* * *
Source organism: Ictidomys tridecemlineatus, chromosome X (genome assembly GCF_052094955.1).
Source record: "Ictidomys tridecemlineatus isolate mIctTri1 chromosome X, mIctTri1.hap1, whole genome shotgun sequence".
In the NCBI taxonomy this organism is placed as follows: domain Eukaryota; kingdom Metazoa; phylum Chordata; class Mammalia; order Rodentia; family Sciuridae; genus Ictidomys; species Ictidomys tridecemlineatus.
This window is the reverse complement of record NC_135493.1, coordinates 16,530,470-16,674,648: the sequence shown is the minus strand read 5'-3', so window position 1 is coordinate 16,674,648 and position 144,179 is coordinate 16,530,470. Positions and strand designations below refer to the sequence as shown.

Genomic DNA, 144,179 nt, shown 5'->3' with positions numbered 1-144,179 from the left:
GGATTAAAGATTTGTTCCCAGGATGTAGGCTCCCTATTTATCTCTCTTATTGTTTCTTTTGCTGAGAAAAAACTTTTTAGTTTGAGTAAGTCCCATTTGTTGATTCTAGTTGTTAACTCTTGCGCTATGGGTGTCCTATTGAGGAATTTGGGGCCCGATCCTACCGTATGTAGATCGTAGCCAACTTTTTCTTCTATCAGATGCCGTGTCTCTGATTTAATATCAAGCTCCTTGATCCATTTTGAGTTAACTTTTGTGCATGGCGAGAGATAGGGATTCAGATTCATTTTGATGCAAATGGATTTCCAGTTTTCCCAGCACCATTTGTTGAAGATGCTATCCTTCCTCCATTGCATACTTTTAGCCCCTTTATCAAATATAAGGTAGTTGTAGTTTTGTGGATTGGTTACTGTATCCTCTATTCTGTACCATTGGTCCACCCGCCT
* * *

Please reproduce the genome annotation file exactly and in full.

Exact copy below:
Source organism: Ictidomys tridecemlineatus, chromosome X (genome assembly GCF_052094955.1).
Source record: "Ictidomys tridecemlineatus isolate mIctTri1 chromosome X, mIctTri1.hap1, whole genome shotgun sequence".
In the NCBI taxonomy this organism is placed as follows: domain Eukaryota; kingdom Metazoa; phylum Chordata; class Mammalia; order Rodentia; family Sciuridae; genus Ictidomys; species Ictidomys tridecemlineatus.
This window is the reverse complement of record NC_135493.1, coordinates 16,530,470-16,674,648: the sequence shown is the minus strand read 5'-3', so window position 1 is coordinate 16,674,648 and position 144,179 is coordinate 16,530,470. Positions and strand designations below refer to the sequence as shown.

Genomic DNA, 144,179 nt, shown 5'->3' with positions numbered 1-144,179 from the left:
GGATTAAAGATTTGTTCCCAGGATGTAGGCTCCCTATTTATCTCTCTTATTGTTTCTTTTGCTGAGAAAAAACTTTTTAGTTTGAGTAAGTCCCATTTGTTGATTCTAGTTGTTAACTCTTGCGCTATGGGTGTCCTATTGAGGAATTTGGGGCCCGATCCTACCGTATGTAGATCGTAGCCAACTTTTTCTTCTATCAGATGCCGTGTCTCTGATTTAATATCAAGCTCCTTGATCCATTTTGAGTTAACTTTTGTGCATGGCGAGAGATAGGGATTCAGATTCATTTTGATGCAAATGGATTTCCAGTTTTCCCAGCACCATTTGTTGAAGATGCTATCCTTCCTCCATTGCATACTTTTAGCCCCTTTATCAAATATAAGGTAGTTGTAGTTTTGTGGATTGGTTACTGTATCCTCTATTCTGTACCATTGGTCCACCCGCCT